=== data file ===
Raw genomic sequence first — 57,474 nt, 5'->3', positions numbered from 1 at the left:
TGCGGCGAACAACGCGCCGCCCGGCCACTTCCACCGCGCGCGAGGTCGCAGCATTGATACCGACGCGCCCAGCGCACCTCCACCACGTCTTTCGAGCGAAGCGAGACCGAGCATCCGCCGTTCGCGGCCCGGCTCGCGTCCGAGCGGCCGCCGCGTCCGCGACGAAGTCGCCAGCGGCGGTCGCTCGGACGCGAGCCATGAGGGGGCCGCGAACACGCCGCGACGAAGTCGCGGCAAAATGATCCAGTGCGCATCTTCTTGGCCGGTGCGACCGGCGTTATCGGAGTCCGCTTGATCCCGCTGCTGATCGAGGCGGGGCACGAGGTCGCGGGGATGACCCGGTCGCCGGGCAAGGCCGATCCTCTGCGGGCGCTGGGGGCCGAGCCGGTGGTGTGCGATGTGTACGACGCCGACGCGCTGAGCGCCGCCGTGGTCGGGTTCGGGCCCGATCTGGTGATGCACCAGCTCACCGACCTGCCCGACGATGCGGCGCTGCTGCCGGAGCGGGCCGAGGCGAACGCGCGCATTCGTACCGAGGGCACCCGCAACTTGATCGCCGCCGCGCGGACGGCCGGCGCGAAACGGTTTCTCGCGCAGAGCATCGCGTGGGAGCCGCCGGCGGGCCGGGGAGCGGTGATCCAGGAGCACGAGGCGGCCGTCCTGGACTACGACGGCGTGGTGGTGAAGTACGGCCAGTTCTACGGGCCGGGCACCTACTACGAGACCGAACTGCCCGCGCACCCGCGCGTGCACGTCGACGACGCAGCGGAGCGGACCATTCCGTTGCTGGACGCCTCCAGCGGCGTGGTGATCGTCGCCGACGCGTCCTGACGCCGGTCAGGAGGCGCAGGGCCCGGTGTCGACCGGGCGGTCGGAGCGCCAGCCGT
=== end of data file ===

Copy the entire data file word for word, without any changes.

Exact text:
Raw genomic sequence first — 57,474 nt, 5'->3', positions numbered from 1 at the left:
TGCGGCGAACAACGCGCCGCCCGGCCACTTCCACCGCGCGCGAGGTCGCAGCATTGATACCGACGCGCCCAGCGCACCTCCACCACGTCTTTCGAGCGAAGCGAGACCGAGCATCCGCCGTTCGCGGCCCGGCTCGCGTCCGAGCGGCCGCCGCGTCCGCGACGAAGTCGCCAGCGGCGGTCGCTCGGACGCGAGCCATGAGGGGGCCGCGAACACGCCGCGACGAAGTCGCGGCAAAATGATCCAGTGCGCATCTTCTTGGCCGGTGCGACCGGCGTTATCGGAGTCCGCTTGATCCCGCTGCTGATCGAGGCGGGGCACGAGGTCGCGGGGATGACCCGGTCGCCGGGCAAGGCCGATCCTCTGCGGGCGCTGGGGGCCGAGCCGGTGGTGTGCGATGTGTACGACGCCGACGCGCTGAGCGCCGCCGTGGTCGGGTTCGGGCCCGATCTGGTGATGCACCAGCTCACCGACCTGCCCGACGATGCGGCGCTGCTGCCGGAGCGGGCCGAGGCGAACGCGCGCATTCGTACCGAGGGCACCCGCAACTTGATCGCCGCCGCGCGGACGGCCGGCGCGAAACGGTTTCTCGCGCAGAGCATCGCGTGGGAGCCGCCGGCGGGCCGGGGAGCGGTGATCCAGGAGCACGAGGCGGCCGTCCTGGACTACGACGGCGTGGTGGTGAAGTACGGCCAGTTCTACGGGCCGGGCACCTACTACGAGACCGAACTGCCCGCGCACCCGCGCGTGCACGTCGACGACGCAGCGGAGCGGACCATTCCGTTGCTGGACGCCTCCAGCGGCGTGGTGATCGTCGCCGACGCGTCCTGACGCCGGTCAGGAGGCGCAGGGCCCGGTGTCGACCGGGCGGTCGGAGCGCCAGCCGT